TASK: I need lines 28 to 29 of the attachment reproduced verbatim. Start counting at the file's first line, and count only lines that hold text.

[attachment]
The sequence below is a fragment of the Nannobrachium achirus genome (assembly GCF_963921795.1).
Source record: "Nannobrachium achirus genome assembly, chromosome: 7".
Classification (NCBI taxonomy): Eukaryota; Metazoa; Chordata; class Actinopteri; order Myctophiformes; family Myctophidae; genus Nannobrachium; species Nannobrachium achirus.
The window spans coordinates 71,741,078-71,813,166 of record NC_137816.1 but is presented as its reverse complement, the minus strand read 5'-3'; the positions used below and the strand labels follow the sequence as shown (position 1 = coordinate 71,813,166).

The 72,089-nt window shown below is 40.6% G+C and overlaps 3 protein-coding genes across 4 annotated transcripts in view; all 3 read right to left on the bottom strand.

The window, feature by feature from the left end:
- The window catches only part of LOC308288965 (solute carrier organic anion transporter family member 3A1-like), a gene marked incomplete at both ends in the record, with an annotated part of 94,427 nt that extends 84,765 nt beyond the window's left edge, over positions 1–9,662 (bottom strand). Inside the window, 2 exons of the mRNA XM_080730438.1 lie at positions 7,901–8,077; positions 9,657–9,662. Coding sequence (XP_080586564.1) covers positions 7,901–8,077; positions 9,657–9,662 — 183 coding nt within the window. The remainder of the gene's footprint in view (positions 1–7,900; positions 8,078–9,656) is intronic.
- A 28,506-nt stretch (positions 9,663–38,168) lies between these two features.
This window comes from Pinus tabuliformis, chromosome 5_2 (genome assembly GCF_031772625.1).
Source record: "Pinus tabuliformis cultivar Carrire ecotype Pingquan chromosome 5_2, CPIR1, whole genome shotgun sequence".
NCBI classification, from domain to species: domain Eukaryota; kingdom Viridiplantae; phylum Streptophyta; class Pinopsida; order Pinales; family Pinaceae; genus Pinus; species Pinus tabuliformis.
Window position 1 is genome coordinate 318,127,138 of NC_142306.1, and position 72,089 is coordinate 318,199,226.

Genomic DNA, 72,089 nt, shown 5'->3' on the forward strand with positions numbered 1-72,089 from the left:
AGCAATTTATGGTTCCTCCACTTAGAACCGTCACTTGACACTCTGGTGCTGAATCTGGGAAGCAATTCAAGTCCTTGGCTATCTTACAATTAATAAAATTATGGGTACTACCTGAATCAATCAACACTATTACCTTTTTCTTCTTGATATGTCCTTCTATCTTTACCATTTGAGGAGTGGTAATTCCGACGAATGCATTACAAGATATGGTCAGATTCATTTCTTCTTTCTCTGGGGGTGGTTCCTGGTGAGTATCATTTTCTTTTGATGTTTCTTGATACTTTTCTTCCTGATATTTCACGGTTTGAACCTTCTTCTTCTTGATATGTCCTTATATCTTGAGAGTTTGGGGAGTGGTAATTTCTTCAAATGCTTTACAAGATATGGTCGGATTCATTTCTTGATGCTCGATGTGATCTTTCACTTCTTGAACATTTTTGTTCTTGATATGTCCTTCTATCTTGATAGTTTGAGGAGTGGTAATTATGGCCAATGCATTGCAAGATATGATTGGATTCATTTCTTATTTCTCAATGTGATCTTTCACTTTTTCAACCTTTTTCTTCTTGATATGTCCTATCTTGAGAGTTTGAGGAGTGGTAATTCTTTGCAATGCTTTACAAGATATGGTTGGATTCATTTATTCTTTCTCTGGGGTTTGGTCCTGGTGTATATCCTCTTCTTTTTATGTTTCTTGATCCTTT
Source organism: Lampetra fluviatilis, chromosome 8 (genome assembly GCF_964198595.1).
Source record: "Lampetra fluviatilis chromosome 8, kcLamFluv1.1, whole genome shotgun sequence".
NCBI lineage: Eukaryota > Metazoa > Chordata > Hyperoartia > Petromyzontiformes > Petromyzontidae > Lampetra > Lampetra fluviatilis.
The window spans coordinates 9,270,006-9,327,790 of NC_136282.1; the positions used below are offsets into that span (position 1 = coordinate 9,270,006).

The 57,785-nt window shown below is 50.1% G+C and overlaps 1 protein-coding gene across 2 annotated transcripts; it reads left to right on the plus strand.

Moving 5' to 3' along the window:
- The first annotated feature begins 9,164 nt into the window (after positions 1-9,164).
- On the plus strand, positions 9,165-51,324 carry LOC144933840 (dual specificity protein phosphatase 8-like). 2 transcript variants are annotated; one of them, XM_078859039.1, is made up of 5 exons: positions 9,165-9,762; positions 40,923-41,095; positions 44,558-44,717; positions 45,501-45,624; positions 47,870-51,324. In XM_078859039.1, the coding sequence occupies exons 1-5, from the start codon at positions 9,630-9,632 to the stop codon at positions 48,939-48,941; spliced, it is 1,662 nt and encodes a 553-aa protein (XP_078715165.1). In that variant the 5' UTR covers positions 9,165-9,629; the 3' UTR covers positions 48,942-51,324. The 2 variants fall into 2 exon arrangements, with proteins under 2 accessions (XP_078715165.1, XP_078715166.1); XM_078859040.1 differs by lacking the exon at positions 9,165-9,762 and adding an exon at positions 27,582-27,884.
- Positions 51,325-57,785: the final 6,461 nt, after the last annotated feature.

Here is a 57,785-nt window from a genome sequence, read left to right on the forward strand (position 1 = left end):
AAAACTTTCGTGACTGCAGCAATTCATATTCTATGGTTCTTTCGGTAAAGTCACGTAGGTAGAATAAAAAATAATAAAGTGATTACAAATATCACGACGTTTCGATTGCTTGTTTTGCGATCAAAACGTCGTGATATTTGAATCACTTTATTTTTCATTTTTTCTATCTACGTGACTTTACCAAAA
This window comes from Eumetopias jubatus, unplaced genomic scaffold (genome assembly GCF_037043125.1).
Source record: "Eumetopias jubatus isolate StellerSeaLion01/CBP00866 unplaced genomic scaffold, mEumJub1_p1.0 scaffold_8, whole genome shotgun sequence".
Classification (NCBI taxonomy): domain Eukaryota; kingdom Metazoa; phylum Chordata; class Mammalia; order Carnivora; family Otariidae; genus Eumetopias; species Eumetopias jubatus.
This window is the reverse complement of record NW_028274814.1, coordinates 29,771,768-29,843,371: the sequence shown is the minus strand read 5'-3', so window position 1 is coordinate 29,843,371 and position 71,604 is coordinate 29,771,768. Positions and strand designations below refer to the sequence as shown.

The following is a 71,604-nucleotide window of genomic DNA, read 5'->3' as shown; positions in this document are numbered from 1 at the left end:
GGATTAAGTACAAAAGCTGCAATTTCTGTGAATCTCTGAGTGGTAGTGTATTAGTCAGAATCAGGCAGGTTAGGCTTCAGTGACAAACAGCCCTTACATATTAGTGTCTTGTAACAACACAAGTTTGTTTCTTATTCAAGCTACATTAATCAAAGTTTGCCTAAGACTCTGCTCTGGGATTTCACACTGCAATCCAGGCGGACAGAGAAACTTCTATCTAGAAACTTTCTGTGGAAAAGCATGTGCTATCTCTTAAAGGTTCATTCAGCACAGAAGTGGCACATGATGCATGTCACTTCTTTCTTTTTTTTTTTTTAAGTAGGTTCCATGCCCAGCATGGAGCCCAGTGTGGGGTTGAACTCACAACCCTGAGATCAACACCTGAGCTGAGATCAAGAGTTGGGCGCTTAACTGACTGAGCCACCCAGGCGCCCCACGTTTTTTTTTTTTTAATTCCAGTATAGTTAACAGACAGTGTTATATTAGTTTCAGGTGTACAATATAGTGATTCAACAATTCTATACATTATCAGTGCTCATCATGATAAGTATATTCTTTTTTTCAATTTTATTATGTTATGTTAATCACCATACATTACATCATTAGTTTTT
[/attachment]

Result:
Classification (NCBI taxonomy): domain Eukaryota; kingdom Metazoa; phylum Chordata; class Mammalia; order Carnivora; family Otariidae; genus Eumetopias; species Eumetopias jubatus.
This window is the reverse complement of record NW_028274814.1, coordinates 29,771,768-29,843,371: the sequence shown is the minus strand read 5'-3', so window position 1 is coordinate 29,843,371 and position 71,604 is coordinate 29,771,768. Positions and strand designations below refer to the sequence as shown.